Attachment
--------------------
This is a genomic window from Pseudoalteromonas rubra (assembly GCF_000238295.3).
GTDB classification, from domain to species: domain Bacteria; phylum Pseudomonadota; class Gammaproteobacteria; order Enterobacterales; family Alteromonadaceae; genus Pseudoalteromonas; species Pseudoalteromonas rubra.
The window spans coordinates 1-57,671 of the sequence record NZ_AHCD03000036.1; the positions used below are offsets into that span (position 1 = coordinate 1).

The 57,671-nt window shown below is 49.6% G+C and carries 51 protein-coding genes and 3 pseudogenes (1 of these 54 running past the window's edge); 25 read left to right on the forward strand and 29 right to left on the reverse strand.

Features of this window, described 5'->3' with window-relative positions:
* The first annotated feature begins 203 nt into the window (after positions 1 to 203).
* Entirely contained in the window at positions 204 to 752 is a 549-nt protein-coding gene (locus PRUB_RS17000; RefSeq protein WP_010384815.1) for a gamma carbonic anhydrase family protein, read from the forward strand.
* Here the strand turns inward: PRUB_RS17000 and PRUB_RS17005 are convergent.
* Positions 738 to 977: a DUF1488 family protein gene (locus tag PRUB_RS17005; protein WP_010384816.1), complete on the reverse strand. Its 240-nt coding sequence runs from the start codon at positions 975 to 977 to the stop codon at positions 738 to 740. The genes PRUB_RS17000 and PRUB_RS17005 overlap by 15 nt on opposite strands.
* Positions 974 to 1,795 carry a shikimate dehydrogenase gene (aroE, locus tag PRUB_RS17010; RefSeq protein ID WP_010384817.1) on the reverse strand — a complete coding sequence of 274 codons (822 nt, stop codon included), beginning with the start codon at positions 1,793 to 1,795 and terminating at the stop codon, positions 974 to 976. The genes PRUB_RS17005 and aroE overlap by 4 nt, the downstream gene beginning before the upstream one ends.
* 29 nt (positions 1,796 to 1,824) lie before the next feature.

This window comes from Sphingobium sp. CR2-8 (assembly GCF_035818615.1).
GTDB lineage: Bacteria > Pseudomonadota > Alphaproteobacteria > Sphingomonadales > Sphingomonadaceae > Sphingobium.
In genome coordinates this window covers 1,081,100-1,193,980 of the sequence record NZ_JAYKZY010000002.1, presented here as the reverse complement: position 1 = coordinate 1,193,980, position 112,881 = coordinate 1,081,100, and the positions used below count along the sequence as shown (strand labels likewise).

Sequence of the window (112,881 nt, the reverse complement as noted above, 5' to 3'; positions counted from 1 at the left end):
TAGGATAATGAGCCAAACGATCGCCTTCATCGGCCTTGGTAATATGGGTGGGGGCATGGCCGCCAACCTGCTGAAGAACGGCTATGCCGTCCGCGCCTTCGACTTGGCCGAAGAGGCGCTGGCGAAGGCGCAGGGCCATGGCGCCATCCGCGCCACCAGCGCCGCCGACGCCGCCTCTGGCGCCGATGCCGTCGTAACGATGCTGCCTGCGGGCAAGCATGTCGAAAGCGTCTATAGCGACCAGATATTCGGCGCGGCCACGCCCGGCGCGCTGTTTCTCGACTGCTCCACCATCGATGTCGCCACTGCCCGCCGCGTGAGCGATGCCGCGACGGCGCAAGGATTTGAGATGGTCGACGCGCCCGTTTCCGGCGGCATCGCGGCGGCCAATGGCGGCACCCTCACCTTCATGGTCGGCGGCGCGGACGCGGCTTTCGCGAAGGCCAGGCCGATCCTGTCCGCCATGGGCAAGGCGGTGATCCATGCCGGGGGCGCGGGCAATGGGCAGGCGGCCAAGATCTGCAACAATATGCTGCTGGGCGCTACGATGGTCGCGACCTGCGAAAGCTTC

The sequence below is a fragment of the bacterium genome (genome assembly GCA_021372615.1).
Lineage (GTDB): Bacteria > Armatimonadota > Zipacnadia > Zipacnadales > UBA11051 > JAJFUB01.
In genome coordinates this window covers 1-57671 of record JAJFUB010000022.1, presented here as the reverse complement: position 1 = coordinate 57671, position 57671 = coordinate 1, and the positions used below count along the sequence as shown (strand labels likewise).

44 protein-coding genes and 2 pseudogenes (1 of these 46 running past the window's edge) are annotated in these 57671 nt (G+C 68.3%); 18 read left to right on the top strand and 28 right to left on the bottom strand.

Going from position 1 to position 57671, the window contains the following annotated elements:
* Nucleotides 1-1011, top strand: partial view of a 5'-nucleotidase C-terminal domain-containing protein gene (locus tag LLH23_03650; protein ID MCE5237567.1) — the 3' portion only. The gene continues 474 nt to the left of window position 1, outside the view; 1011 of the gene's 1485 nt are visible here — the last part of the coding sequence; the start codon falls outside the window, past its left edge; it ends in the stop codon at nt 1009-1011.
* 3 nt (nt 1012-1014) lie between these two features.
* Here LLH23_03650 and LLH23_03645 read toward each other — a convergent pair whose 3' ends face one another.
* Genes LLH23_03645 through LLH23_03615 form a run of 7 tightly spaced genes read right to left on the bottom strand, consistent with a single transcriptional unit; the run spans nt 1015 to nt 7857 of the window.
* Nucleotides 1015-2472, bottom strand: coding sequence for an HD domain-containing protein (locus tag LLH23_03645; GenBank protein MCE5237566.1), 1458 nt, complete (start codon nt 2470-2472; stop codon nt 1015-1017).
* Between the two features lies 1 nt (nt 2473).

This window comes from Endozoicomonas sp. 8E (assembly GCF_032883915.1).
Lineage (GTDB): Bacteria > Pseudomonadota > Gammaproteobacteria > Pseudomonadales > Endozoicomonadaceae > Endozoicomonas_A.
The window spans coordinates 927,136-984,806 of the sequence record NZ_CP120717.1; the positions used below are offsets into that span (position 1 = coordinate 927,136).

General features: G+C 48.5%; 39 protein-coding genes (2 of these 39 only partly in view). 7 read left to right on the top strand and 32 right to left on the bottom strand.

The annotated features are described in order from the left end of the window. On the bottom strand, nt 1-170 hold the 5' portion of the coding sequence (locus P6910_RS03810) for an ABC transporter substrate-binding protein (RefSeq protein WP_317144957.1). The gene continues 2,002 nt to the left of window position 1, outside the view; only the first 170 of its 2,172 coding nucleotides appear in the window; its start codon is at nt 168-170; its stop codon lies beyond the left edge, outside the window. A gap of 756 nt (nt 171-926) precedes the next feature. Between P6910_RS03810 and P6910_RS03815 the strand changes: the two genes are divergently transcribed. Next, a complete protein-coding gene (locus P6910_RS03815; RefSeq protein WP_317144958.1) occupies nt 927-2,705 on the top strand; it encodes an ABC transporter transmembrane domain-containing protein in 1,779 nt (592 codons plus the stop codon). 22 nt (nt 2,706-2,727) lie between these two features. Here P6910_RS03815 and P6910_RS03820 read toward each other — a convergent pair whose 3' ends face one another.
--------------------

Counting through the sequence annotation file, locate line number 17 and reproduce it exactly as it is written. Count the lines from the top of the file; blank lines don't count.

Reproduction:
The sequence below is a fragment of the bacterium genome (genome assembly GCA_021372615.1).